Pat Hickey has ended all remaining links with the International Olympic Committee (IOC), submitting a letter of resignation on health grounds six and a half years after self-suspending himself following his arrest at the 2016 Rio Olympics.
The 77-year-old from Dublin, who served as an IOC member since 1995, and was president of the former Olympic Council of Ireland (OCI) from 1989, was arrested in Rio on the morning of August 17th, 2016, on the eve of the Olympics, and later charged with alleged ticket touting, money laundering and tax evasion.
Hickey denied all charges and his case still hasn’t gone to court in Brazil.
The IOC Ethics Committee, which has also been looking into the case since 2017, had repeatedly declined to comment. The case is now removed from their website.
At an IOC press briefing following the first day of the IOC executive board meeting at their headquarters in Lausanne, a statement read out by Mark Adams, lead IOC spokesperson, confirmed that Hickey has now permanently stepped down from any remaining IOC function or involvement.
“The Executive Board of the International Olympic Committee has received a letter of resignation from IOC member Mr Patrick Hickey,” said Adams.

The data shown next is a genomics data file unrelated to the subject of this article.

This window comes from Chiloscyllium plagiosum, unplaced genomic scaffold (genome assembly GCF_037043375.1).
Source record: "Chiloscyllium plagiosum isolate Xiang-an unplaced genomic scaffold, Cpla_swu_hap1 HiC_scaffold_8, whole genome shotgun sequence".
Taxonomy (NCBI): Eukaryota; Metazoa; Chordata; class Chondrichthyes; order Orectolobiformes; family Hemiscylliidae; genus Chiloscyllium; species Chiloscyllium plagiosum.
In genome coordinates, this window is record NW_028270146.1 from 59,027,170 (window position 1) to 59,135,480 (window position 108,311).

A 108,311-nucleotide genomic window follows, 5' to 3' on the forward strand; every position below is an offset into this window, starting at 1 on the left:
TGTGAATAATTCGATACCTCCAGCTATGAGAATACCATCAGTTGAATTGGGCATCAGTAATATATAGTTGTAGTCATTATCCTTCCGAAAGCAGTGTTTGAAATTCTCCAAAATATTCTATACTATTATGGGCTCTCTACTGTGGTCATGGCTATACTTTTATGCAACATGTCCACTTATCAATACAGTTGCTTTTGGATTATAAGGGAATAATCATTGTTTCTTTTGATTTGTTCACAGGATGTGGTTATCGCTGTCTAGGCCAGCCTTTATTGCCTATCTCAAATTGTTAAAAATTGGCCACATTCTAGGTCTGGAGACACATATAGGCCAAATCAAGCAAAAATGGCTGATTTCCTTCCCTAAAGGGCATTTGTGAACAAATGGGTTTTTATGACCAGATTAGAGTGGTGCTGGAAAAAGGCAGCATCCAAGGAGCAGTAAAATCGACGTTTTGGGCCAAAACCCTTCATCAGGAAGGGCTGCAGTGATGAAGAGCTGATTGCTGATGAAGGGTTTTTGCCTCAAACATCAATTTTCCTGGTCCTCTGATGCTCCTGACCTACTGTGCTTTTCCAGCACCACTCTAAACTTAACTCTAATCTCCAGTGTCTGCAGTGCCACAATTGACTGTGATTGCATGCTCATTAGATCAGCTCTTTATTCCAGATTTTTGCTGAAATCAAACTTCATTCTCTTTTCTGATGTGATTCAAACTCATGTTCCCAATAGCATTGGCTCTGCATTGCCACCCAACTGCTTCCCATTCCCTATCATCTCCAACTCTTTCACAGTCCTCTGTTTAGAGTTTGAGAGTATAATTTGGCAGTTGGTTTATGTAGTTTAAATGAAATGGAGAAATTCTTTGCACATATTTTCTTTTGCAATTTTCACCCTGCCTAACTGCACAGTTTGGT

“In accordance with Rule 16.3.1 of the Olympic Charter, the IOC EB accepted the resignation of Mr Hickey for health reasons following the advice of his doctors.
“The IOC EB would like to thank Mr Hickey for all the services to the Olympic Movement over many years, and wish him all the very best for his health and his private life. And I’d like to add my own personal best wishes to Mr Hickey as well.”
Hickey’s arrest at Rio’s five-star Windsor Marapendi Hotel set in motion a series of events that ultimately resulted in the complete reform of the OCI, now the Olympic Federation of Ireland (OFI).
Hickey ended up spending 11 days in Rio’s notorious Bangu prison, later allowed to return home on €410,000 bail. Kevin Mallon, a director at the hospitality firm THG Sports and the OCI official ticket reseller, was arrested on similar charges. Both men have always denied any wrongdoing.
By 2017, the OFI disclosed that their legal costs associated with Rio exceeded €1 million.
Earlier this year, it emerged a Brazilian court had dropped several charges against both Hickey and Mallon. A previously unpublished ruling by a Rio court from October revealed three charges in the criminal action against the defendants were being dismissed, although the most serious charges remain active.
The charges dropped include allegations of ticket touting and charges relating to tax evasion. A judge ruled that the court would continue with four other charges including allegations of providing, diverting or facilitating the distribution of tickets for sale at a higher price, money laundering and promoting or financing a criminal organisation.
The latter charge carries a maximum sentence of eight years imprisonment under Brazilian law. There is still no court date set, the assumption among many in Brazil now that it may never come.